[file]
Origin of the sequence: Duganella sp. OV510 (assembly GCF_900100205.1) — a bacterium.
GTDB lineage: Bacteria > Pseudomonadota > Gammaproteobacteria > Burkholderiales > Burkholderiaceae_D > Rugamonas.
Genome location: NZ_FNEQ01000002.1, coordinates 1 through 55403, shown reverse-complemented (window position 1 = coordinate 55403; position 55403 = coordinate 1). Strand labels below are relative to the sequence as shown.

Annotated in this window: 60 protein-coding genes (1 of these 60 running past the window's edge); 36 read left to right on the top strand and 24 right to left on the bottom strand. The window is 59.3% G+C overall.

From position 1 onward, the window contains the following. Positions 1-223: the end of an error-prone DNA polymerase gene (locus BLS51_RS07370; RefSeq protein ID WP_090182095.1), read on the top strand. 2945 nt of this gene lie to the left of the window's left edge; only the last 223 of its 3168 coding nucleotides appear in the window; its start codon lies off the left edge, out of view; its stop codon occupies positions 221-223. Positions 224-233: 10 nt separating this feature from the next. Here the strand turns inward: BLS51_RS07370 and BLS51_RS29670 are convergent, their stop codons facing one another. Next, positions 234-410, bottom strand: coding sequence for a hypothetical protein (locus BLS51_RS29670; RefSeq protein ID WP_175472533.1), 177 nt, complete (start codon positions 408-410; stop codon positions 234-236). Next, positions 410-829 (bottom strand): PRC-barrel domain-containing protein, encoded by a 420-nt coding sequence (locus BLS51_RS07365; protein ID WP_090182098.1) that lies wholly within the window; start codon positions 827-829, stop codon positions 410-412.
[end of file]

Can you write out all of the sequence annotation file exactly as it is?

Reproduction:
Origin of the sequence: Duganella sp. OV510 (assembly GCF_900100205.1) — a bacterium.
GTDB lineage: Bacteria > Pseudomonadota > Gammaproteobacteria > Burkholderiales > Burkholderiaceae_D > Rugamonas.
Genome location: NZ_FNEQ01000002.1, coordinates 1 through 55403, shown reverse-complemented (window position 1 = coordinate 55403; position 55403 = coordinate 1). Strand labels below are relative to the sequence as shown.

Annotated in this window: 60 protein-coding genes (1 of these 60 running past the window's edge); 36 read left to right on the top strand and 24 right to left on the bottom strand. The window is 59.3% G+C overall.

From position 1 onward, the window contains the following. Positions 1-223: the end of an error-prone DNA polymerase gene (locus BLS51_RS07370; RefSeq protein ID WP_090182095.1), read on the top strand. 2945 nt of this gene lie to the left of the window's left edge; only the last 223 of its 3168 coding nucleotides appear in the window; its start codon lies off the left edge, out of view; its stop codon occupies positions 221-223. Positions 224-233: 10 nt separating this feature from the next. Here the strand turns inward: BLS51_RS07370 and BLS51_RS29670 are convergent, their stop codons facing one another. Next, positions 234-410, bottom strand: coding sequence for a hypothetical protein (locus BLS51_RS29670; RefSeq protein ID WP_175472533.1), 177 nt, complete (start codon positions 408-410; stop codon positions 234-236). Next, positions 410-829 (bottom strand): PRC-barrel domain-containing protein, encoded by a 420-nt coding sequence (locus BLS51_RS07365; protein ID WP_090182098.1) that lies wholly within the window; start codon positions 827-829, stop codon positions 410-412.